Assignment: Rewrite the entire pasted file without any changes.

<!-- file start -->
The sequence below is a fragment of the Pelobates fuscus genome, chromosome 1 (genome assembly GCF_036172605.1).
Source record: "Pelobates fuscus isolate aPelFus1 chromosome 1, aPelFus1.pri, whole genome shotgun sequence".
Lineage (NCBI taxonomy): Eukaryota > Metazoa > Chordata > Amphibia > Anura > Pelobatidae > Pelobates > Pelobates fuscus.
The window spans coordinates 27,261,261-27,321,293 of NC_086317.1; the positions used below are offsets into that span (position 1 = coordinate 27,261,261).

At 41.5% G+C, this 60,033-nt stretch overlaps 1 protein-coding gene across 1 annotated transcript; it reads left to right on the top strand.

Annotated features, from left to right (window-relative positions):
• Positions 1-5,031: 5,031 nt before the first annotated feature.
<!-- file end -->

The sequence below is a fragment of the Pelobates fuscus genome, chromosome 1 (genome assembly GCF_036172605.1).
Source record: "Pelobates fuscus isolate aPelFus1 chromosome 1, aPelFus1.pri, whole genome shotgun sequence".
Lineage (NCBI taxonomy): Eukaryota > Metazoa > Chordata > Amphibia > Anura > Pelobatidae > Pelobates > Pelobates fuscus.
The window spans coordinates 27,261,261-27,321,293 of NC_086317.1; the positions used below are offsets into that span (position 1 = coordinate 27,261,261).

At 41.5% G+C, this 60,033-nt stretch overlaps 1 protein-coding gene across 1 annotated transcript; it reads left to right on the top strand.

Annotated features, from left to right (window-relative positions):
• Positions 1-5,031: 5,031 nt before the first annotated feature.